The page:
i0 = Table[iout[iin[[i]l], {i, 1, Length[iin]}]
{−2.11715 − 0.571424 custom character , −1.82923 + 1.04734 custom character , −0.770728 + 1.89183 custom character ,
0.361819 + 1.95698 custom character , 1.21923 + 1.51644 custom character , 1.70884 + 0.847409 custom character }
(* pull out separate vector of pathlengths from paths *)
plengths = Transpose[pathcc[path, 1]][[2]]
{1, 1, 1.29172, 1.29172, 1.42838, 1.42838}
(* make rotation matrix -- elerrent R[a,b]is the carplex unit vector which
when multiplied by a signal shifts the phase of that signal by the amount
of the phase shift that wand be observed for a signal of wavelength a
measured at a point at a distance b from the point of application of the
signal. In the case of the capacitance paths,
R[a,b]is scaled by 2*Pi*(200000000/lambda)*(1/1000000000000) to account
for the dependence of capacitive reactance on frequency,
the assumed speed of Light in the medium,
and to allow capacitances to be expressed in picofarads,
and multiplied by I to account for the 90 degree phase shift on a capacitance path.*)
R = mrot[plengths, lambdas]
{{1., 0.00125664 custom character , −0.259143 + 0.965839 custom character ,
−0.00121371 − 0.000325648 custom character , −0.900446 + 0.434967 custom character , −0.000546596 − 0.00113153 custom character },
{0.868417 − 0.495834 custom character , 0.000571636 + 0.00100118 custom character , 0.396778 + 0.917915 custom character ,
−0.00105824 + 0.000457436 i, −0.370696 + 0.928754 custom character , −0.00107074 − 0.000427367 custom character },
{0.574787 − 0.818303 custom character , 0.000871449 + 0.000612118 custom character , 0.828216 + 0.560409 custom character ,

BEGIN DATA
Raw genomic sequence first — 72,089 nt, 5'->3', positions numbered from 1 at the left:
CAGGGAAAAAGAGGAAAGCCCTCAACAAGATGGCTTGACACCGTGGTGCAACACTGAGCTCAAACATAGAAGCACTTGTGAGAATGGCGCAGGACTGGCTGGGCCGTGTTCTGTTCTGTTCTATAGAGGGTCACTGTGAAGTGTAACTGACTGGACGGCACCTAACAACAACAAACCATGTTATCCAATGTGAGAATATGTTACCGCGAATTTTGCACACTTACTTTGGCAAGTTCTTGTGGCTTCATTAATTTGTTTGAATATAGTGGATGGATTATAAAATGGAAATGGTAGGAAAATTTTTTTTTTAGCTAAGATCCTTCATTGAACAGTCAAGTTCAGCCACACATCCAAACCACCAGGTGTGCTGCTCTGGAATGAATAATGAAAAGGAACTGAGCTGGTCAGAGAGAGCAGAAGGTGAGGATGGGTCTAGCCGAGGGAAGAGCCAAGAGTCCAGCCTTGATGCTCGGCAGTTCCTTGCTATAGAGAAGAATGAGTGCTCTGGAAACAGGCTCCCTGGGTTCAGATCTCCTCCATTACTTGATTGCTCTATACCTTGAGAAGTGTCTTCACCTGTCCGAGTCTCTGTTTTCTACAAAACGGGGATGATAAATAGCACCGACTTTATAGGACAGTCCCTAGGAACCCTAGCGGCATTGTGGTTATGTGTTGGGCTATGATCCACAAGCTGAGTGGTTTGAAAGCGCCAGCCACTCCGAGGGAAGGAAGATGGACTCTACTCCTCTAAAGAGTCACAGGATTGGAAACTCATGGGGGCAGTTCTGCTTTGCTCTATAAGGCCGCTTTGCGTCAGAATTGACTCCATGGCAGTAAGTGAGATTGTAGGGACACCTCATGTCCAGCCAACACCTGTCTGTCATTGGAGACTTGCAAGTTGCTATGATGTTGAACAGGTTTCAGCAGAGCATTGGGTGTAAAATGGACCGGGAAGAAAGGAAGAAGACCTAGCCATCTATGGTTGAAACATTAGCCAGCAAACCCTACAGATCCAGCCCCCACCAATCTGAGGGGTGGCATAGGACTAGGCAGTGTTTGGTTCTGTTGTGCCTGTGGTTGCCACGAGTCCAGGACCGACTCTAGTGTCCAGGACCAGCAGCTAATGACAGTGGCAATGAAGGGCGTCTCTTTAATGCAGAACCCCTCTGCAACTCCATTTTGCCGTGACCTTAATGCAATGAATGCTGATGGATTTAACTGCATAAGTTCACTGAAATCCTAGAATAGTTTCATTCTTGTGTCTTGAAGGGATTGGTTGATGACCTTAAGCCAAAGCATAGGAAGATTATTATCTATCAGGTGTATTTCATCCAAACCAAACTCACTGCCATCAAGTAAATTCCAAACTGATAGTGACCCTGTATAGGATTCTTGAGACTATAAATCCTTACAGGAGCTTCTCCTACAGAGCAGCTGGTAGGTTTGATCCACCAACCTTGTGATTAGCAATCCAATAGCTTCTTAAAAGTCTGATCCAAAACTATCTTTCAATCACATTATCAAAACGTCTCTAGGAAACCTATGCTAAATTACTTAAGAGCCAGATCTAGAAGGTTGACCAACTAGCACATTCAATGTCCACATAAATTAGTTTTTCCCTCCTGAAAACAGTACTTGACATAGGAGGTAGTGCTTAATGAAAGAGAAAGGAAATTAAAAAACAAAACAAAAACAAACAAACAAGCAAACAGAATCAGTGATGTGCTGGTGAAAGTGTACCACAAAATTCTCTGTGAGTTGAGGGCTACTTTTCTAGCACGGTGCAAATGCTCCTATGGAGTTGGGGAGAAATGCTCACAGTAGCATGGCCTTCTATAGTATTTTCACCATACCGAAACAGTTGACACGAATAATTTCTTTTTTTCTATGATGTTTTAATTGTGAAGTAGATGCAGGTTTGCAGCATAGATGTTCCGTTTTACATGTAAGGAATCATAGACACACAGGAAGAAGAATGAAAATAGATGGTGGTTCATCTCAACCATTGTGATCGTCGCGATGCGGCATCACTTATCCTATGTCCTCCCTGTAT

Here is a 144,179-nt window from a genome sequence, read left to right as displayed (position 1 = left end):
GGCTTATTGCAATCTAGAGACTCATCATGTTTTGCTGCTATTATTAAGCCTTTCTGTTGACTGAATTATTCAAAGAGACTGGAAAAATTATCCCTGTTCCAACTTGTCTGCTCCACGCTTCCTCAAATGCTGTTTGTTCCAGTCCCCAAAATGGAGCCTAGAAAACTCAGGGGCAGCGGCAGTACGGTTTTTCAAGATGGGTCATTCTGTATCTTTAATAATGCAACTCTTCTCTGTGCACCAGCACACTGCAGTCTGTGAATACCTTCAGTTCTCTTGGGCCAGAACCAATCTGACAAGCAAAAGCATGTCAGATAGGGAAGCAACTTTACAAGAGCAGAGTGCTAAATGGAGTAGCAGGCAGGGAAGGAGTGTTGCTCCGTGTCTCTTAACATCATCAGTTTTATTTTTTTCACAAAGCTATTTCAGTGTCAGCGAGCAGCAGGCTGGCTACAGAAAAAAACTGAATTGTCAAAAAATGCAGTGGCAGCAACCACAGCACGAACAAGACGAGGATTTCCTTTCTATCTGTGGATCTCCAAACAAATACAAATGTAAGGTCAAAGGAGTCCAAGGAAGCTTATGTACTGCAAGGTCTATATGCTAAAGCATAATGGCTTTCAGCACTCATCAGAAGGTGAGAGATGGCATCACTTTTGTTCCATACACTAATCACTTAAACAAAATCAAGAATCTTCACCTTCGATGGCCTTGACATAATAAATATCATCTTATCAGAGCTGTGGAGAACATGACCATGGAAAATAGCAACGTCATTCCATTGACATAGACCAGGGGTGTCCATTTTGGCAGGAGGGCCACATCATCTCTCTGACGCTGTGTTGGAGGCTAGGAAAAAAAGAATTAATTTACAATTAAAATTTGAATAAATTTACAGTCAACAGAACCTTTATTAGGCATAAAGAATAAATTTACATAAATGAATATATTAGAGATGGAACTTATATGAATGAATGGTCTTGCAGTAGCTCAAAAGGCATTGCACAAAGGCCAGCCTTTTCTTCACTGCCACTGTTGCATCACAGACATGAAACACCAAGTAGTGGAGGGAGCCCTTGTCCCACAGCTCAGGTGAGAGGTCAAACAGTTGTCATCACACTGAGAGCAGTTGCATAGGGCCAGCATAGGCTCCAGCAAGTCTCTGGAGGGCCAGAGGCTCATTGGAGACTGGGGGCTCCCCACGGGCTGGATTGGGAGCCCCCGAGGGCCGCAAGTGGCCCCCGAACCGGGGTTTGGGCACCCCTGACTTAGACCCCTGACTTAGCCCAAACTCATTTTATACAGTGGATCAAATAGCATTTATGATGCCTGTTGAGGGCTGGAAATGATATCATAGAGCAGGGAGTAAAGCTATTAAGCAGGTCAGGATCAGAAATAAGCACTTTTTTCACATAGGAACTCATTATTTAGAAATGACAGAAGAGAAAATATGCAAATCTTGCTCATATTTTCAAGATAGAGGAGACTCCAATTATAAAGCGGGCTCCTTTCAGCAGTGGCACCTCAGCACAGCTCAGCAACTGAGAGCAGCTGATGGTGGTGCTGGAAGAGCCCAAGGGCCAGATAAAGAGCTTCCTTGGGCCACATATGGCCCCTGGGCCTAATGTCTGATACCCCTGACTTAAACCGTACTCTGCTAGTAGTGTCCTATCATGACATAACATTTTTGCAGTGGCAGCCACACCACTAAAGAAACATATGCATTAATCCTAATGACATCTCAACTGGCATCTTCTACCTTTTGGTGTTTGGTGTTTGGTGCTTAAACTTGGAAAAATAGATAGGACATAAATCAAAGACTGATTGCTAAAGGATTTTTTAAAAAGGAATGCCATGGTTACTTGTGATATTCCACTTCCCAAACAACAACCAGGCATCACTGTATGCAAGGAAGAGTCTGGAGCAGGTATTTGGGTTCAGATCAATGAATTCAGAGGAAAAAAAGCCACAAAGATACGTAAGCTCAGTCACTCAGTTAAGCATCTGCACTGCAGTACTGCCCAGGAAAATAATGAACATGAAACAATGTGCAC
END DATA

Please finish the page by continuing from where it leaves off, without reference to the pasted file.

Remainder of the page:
−0.000596805 + 0.000882006 i, 0.245697 + 0.969347 custom character , −0.0010323 + 0.000261655 custom character },
{0.232844 − 0.972514 custom character , 0.000962281 + 0.000230394 custom character , 0.994232 + 0.107251 custom character ,
−0.000106122 + 0.000983771 custom character , 0.7084 + 0.705811 custom character , −0.000698385 + 0.000700946 custom character },
{−0.0922684 − 0.995734 custom character , 0.000920056 − 0.0000852558 custom character , 0.950656 − 0.310247 custom character ,
0.000286668 + 0.000878404 custom character , 0.950513 + 0.310686 custom character , −0.000287073 + 0.000878272 custom character },
{−0.370138 − 0.928977 custom character , 0.000805094 − 0.000320779 custom character , 0.773872 − 0.633342 custom character ,
0.000548883 + 0.000670673 custom character , 0.995615 − 0.0935475 custom character , 0.0000810726 + 0.000862846 custom character }}
(* now should be able to solve the linear system i = v*R.sigma for sigmas *)
Chop[LinearSolve[10*R, i0], 10{circumflex over ( )}−7]